HALF-COLLECTED 1965-2016 | FRANK BIDART

I

To see my father
lying in pink velvet, a rosary
twined around his hands, rouged,
lipsticked, his skin marble …

My mother said, “He looks the way he did
thirty years ago, the day we got married,—
I’m glad I went;
I was afraid: now I can remember him
like that …”

Ruth, your last girlfriend, who wouldn’t sleep with you
or marry, because you wanted her
to pay half the expenses, and “His drinking
almost drove me crazy—”
Ruth once saw you
staring into a mirror,
in your ubiquitous kerchief and cowboy hat,
say:
“Why can’t I look like a cowboy?”

You left a bag of money; and were
the unhappiest man
I have ever known well.

II

It’s in many ways
a relief to have you dead.
I have more money.
Bakersfield is easier: life isn’t so nude,
now that I no longer have to
face you each evening: mother is progressing
beautifully in therapy, I can almost convince myself
a good analyst would have saved you:

for I need to believe, as
always, that your pervasive sense of disappointment

proceeded from
trivial desires: but I fear
that beneath the wish to be a movie star,
cowboy, empire builder, all those
cheap desires, lay
radical disaffection
from the very possibilities
of human life …

Your wishes were too simple:
or too complex.

III

I find it difficult to imagine you
in bed, making love to a woman …

By common consensus, you were a good lover:
and yet,
mother once said: “Marriage would be better
if it weren’t mixed up with sex …”

Just after the divorce,—when I was
about five,—I slept all night with you

in a motel, and again and again
you begged me
to beg her to come back …

I said nothing; but she went back
several times, again and again
you would go on a binge, there would be
another woman,
mother would leave …

You always said,
“Your mother is the only woman I’ve ever loved.”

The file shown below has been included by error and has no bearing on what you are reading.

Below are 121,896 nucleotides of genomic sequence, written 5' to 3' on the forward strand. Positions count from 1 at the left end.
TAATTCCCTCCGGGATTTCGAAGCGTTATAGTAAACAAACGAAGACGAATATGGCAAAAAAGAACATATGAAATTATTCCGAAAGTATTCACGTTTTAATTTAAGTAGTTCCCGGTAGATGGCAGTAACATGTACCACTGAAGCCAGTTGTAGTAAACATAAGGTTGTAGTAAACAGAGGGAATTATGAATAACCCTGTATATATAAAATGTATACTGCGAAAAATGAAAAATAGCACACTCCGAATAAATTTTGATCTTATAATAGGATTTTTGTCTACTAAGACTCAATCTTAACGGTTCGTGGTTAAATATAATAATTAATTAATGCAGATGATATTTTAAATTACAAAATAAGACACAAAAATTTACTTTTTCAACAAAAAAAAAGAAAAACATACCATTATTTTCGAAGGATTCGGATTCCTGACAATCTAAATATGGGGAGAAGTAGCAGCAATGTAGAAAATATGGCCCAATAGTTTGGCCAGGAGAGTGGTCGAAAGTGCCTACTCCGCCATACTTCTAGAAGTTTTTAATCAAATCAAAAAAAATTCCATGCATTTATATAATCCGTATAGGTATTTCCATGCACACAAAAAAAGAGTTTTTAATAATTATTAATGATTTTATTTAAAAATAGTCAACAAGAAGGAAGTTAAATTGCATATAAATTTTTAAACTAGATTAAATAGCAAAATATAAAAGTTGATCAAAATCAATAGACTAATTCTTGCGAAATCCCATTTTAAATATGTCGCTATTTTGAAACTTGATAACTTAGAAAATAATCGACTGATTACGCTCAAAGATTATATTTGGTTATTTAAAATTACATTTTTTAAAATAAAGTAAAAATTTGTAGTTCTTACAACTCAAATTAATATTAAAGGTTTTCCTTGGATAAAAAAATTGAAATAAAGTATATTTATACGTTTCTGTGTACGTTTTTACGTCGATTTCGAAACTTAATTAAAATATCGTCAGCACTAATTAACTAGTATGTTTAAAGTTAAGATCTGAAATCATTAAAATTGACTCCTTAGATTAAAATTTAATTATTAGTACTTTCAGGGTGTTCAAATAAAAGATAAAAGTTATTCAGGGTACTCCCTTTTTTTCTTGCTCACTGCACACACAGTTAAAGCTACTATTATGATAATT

IV

Oh Shank, don’t turn into the lies
of mere, neat poetry …

I’ve been reading Jung, and he says that we can
never get to the bottom
of what is, or was …

But why things were as they were
obsesses; I know that you
the necessity to contend with you
your helplessness
before yourself,
—has been at the center
of how I think my life …

And yet your voice, raw,
demanding, dissatisfied,
saying over the telephone:

“How are all those bastards at Harvard?”

remains, challenging: beyond all the
patterns and paradigms
I use to silence and stop it.

V

I dreamed I had my wish:
—I seemed to see
the conditions of my life, upon
a luminous stage: how I could change,
how I could not: the root of necessity,
and choice.
The stage was labelled
“Insight”.
The actors there
had no faces, I cannot remember
the patterns of their actions, but
simply by watching,

I knew that beneath my feet
the fixed stars
governing my life

had begun to fall, and melt …
—Then your face appeared,

laughing at the simplicity of my wish.

VI

Almost every day
I take out the letter you wrote me in Paris.
… Why?

It was written
the year before you married Shirley; Myrtle,
your girlfriend, was an ally of mine
because she “took care of you,”
but you always
made it clear
she was too dumpy and crude to marry …

In some ways “elegant,”
with a pencil-thin, neatly clipped moustache,
chiselled, Roman nose, you were
a millionaire
and always pretended
you couldn’t afford to go to Europe …

When I was a child,
you didn’t seem to care if I existed.

Frank Bidart  |  Golden State, 1961